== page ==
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Tools of the Trade: Knives

tools of the tradeFor chefs, knives are among the most important tools of the trade. A good knife is well-balanced and fits comfortably in the user's hand. It should be well-constructed and made of a metal that is easy to sharpen. A good knife can be costly but, with care, will last for many years.

Knife Construction

Good knives begin with a single piece of metal which is either stamped, cut, or forged, then tempered into a blade.

Carbon Steel
This is an alloy of carbon and iron. This metal is used for blades because it is easy to form and sharpen. However, it can corrode and discolor over time. This occurs most commonly with acidic foods.

Stainless Steel
This metal will not rust, corrode or discolor. The downside is that it is very difficult to sharpen a stainless steel blade.

High-Carbon Stainless Steel
An alloy that combines the best attributes of carbon and stainless metal. It will not rust, discolor or corrode. It is very easy to sharpen and is the most common metal used for high quality chef’s knives.

Knife Shapes

French or Chef’s Knife
Rigid blade typically 8 inches to 14 inches in length. This knife is used for chopping, slicing and mincing. The blade is wide at the handle ending in a tapered point. This is a "must have" in a chef’s tool kit.

Utility Knife
A rigid blade that's 6 inches to 8 inches in length. Used for cutting vegetables, poultry and fruits.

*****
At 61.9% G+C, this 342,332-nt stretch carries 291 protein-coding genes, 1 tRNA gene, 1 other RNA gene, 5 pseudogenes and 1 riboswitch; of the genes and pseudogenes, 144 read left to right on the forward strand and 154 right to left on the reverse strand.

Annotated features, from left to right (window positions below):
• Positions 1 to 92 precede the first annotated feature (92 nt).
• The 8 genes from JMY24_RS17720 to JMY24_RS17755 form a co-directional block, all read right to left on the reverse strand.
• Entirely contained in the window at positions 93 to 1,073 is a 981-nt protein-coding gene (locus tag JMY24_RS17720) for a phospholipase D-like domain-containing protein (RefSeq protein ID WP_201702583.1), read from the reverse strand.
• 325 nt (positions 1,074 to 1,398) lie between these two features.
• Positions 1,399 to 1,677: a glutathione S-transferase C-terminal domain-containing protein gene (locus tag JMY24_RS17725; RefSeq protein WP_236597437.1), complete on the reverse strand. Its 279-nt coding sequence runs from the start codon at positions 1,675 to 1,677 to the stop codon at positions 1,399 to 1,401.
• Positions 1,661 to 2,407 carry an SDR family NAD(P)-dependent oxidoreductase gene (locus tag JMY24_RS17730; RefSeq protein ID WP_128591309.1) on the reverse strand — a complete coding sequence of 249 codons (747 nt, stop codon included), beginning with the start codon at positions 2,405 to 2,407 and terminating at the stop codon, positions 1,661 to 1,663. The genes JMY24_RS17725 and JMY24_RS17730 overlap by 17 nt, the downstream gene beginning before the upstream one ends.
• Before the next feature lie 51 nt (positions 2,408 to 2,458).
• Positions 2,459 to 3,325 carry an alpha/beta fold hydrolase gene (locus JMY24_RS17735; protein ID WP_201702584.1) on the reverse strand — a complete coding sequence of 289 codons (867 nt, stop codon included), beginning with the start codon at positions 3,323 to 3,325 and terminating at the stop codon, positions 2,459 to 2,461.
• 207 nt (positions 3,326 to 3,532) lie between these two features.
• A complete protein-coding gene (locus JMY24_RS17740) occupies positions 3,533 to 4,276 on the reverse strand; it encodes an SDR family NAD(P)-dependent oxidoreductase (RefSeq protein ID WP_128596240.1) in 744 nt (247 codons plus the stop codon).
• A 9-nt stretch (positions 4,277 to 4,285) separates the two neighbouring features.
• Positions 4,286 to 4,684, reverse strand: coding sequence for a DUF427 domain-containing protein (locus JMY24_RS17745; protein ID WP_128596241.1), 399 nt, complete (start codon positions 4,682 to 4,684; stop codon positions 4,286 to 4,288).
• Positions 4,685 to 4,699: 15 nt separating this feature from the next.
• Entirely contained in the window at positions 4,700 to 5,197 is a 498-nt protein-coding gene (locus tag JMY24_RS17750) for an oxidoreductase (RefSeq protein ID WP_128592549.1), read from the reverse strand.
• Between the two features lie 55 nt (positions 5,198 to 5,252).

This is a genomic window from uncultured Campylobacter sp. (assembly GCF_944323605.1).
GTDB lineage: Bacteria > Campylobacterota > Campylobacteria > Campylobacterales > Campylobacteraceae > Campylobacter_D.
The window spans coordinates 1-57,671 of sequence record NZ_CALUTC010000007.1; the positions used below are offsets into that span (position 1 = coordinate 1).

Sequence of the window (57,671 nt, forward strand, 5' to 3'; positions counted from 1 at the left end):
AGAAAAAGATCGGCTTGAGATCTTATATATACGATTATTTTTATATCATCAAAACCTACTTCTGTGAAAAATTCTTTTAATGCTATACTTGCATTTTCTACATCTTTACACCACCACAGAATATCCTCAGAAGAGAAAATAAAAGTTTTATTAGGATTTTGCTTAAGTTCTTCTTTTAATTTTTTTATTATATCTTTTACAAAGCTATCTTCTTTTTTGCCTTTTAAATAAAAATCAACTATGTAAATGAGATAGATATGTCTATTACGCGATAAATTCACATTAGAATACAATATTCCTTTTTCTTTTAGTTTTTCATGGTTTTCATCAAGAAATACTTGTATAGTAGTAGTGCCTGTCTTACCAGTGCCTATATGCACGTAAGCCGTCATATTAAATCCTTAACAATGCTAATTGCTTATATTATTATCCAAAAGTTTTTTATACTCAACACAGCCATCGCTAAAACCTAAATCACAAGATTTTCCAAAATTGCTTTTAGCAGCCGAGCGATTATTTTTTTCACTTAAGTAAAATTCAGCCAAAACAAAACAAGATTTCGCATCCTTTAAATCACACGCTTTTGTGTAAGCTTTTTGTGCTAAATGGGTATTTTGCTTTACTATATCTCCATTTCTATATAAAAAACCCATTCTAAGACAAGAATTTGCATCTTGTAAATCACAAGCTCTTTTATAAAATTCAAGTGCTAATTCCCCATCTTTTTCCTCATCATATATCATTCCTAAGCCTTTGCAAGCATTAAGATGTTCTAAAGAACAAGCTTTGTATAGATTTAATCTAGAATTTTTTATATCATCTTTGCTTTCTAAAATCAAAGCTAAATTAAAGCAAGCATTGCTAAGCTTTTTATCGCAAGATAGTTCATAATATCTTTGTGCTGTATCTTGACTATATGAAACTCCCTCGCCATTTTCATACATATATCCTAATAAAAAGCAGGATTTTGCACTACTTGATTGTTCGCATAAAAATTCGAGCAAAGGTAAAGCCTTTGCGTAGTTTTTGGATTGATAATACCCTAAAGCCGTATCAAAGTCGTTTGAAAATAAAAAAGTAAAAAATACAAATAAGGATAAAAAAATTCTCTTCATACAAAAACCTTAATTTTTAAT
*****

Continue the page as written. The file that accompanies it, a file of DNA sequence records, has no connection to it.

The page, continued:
Boning Knife
This blade can be rigid or flexible and 5 inches to 7 inches in length. Used to separate meat from the bone.

Paring Knife
A small rigid blade 2 inches to 4 inches in length. Used for detail work with fruits and vegetables.

Cleaver
Rectangular in shape, rigid, and very heavy. This is used for chopping or cutting through bone.

Slicer
A long, thin rigid or flexible blade primarily used for carving meats.

Bread Knife
A serrated slicer with a rigid blade used for slicing bread and pastry items.

Scimitar
Also known as a butcher’s knife. The blade is up to 14 inches in length, rigid and curves up on a 25-degree angle. It is used mainly for preparing meats.

Oyster Knife
This knife is short and rigid but has no cutting edge. Instead, it ends in a point used for opening oysters.

Clam Knife
Has a rigid blade with one cutting edge to open a clam's shell.

Knife Aids

Sharpening Stone
This is a three-sided device. One side is coarse, the second is medium-coarse, and the last side is fine grade. You hold the knife on a 25-degree angle to the stone and swipe both sides over the full length of the blade. Start on the stone's coarse side and work your way through the medium and fine sides. You must swipe each side of the knife blade equally to form an even v-shaped cutting edge. Sharpening stones put a cutting edge back onto a dull knife.

Steel
This device will not sharpen a dull knife. Instead, it hones the blade to create a perfect edge after the knife has been sharpened. It will help to maintain the cutting edge of a sharp knife if it is used before each task in between full sharpenings.

 


Contributed by:
Chef Lonnie Varisco, Center of the Plate Specialist, Performance Foodservice - Caro